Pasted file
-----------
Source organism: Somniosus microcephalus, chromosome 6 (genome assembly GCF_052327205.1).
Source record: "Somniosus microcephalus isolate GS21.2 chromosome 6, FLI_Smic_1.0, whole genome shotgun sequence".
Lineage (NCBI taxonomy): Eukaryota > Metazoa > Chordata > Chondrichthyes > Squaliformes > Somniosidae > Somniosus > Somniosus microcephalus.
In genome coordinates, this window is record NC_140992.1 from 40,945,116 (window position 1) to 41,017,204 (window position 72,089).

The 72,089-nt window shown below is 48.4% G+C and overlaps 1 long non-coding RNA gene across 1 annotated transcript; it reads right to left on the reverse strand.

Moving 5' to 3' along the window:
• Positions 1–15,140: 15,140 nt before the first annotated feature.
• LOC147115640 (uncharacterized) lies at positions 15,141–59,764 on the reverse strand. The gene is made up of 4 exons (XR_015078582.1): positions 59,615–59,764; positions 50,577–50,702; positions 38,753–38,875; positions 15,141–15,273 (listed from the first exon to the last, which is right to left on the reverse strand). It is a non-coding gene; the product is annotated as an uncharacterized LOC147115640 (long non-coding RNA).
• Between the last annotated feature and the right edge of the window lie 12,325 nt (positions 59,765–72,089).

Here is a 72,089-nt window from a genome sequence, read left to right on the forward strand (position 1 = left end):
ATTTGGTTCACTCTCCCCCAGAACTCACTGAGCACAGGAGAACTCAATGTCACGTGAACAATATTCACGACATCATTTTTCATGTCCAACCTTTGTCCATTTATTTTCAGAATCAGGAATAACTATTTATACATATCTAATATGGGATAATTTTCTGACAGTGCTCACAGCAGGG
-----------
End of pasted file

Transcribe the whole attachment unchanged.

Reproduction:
Source organism: Somniosus microcephalus, chromosome 6 (genome assembly GCF_052327205.1).
Source record: "Somniosus microcephalus isolate GS21.2 chromosome 6, FLI_Smic_1.0, whole genome shotgun sequence".
Lineage (NCBI taxonomy): Eukaryota > Metazoa > Chordata > Chondrichthyes > Squaliformes > Somniosidae > Somniosus > Somniosus microcephalus.
In genome coordinates, this window is record NC_140992.1 from 40,945,116 (window position 1) to 41,017,204 (window position 72,089).

The 72,089-nt window shown below is 48.4% G+C and overlaps 1 long non-coding RNA gene across 1 annotated transcript; it reads right to left on the reverse strand.

Moving 5' to 3' along the window:
• Positions 1–15,140: 15,140 nt before the first annotated feature.
• LOC147115640 (uncharacterized) lies at positions 15,141–59,764 on the reverse strand. The gene is made up of 4 exons (XR_015078582.1): positions 59,615–59,764; positions 50,577–50,702; positions 38,753–38,875; positions 15,141–15,273 (listed from the first exon to the last, which is right to left on the reverse strand). It is a non-coding gene; the product is annotated as an uncharacterized LOC147115640 (long non-coding RNA).
• Between the last annotated feature and the right edge of the window lie 12,325 nt (positions 59,765–72,089).

Here is a 72,089-nt window from a genome sequence, read left to right on the forward strand (position 1 = left end):
ATTTGGTTCACTCTCCCCCAGAACTCACTGAGCACAGGAGAACTCAATGTCACGTGAACAATATTCACGACATCATTTTTCATGTCCAACCTTTGTCCATTTATTTTCAGAATCAGGAATAACTATTTATACATATCTAATATGGGATAATTTTCTGACAGTGCTCACAGCAGGG